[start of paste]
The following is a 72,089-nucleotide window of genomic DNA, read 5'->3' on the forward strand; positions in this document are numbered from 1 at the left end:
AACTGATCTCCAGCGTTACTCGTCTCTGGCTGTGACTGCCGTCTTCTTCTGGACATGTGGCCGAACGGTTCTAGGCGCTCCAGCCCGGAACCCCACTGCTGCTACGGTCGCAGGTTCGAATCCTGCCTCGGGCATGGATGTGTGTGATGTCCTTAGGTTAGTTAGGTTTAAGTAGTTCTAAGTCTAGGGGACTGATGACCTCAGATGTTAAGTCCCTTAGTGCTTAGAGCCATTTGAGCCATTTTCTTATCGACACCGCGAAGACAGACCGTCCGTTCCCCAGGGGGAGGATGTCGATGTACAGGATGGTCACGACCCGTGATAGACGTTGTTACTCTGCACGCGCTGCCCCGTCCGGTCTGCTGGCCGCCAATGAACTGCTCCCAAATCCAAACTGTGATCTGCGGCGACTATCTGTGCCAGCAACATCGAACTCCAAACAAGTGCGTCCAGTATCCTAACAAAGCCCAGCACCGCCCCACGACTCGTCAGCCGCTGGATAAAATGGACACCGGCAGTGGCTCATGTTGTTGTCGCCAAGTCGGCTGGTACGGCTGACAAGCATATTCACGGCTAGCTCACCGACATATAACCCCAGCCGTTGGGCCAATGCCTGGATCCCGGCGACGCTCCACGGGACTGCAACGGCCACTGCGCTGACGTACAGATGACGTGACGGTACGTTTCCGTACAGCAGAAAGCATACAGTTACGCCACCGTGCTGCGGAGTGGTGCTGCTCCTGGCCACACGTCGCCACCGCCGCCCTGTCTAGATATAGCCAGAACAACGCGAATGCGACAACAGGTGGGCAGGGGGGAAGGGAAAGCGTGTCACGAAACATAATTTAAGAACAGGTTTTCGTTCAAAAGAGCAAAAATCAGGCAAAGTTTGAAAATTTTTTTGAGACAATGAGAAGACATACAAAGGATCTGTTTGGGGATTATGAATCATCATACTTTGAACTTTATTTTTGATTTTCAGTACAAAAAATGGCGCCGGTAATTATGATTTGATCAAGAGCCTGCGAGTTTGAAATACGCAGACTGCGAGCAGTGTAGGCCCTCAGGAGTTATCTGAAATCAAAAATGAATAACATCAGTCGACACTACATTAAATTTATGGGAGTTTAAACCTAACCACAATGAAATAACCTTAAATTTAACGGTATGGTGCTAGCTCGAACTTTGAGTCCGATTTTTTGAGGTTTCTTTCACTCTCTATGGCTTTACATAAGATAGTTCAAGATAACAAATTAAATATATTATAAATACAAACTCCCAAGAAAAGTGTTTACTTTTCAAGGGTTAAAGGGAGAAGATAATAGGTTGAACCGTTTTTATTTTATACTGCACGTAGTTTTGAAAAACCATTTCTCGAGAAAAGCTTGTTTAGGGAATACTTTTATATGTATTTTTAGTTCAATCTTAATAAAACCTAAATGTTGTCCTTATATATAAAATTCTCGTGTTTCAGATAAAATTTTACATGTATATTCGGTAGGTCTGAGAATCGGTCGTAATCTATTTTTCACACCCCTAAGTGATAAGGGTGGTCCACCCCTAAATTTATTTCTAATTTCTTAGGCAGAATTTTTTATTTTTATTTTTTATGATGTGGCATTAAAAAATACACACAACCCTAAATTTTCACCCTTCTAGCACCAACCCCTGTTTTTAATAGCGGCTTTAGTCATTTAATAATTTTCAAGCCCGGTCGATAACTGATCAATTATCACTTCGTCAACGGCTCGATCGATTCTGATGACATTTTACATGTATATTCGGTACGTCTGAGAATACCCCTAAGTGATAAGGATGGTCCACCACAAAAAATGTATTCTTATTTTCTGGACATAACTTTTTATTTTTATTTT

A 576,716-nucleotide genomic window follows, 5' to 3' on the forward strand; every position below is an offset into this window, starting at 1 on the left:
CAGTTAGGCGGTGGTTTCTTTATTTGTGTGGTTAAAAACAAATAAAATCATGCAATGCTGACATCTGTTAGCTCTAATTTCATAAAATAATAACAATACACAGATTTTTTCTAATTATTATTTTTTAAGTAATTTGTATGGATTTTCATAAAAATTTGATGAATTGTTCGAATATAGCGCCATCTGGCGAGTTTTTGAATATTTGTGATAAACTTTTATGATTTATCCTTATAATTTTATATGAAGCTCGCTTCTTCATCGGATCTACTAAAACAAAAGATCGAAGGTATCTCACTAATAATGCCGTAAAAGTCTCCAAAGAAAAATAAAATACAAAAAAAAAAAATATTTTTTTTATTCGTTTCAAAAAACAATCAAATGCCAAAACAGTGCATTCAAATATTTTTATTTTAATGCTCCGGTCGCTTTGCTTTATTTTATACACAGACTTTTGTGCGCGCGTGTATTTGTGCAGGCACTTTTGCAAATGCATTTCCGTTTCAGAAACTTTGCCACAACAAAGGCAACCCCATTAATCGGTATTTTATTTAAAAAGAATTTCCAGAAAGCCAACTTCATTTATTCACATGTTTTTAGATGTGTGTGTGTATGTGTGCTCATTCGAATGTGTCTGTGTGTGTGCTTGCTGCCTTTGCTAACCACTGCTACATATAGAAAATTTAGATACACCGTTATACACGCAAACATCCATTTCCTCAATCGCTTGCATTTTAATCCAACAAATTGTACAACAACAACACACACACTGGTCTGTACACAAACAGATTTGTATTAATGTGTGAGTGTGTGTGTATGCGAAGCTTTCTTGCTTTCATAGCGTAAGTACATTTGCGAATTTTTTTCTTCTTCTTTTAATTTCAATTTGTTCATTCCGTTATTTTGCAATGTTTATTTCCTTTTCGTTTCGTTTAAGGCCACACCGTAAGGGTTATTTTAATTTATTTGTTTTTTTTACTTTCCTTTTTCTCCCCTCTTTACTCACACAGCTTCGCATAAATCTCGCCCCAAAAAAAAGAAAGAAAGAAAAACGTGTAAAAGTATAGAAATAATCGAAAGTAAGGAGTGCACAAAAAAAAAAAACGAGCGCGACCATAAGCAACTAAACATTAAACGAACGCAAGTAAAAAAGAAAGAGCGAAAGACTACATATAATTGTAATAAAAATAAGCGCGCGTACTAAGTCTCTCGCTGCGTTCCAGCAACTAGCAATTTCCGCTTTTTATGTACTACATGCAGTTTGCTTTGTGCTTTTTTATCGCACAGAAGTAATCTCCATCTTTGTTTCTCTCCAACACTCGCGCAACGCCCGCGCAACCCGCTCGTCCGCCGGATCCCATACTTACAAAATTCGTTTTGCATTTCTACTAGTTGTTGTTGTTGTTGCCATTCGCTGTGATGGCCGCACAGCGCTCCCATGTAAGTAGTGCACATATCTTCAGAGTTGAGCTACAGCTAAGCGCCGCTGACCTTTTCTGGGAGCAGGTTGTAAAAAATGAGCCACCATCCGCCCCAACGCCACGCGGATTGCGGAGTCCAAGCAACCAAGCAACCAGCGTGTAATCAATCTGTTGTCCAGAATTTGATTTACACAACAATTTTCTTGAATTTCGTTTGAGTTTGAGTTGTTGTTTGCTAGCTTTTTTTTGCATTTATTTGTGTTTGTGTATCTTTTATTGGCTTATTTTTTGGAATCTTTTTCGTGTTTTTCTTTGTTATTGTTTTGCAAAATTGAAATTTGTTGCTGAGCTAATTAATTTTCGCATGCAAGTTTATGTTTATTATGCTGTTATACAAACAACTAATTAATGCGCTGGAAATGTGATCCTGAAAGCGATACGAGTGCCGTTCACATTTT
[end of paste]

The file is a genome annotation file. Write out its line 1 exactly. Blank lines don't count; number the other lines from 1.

The following is a 72,089-nucleotide window of genomic DNA, read 5'->3' on the forward strand; positions in this document are numbered from 1 at the left end: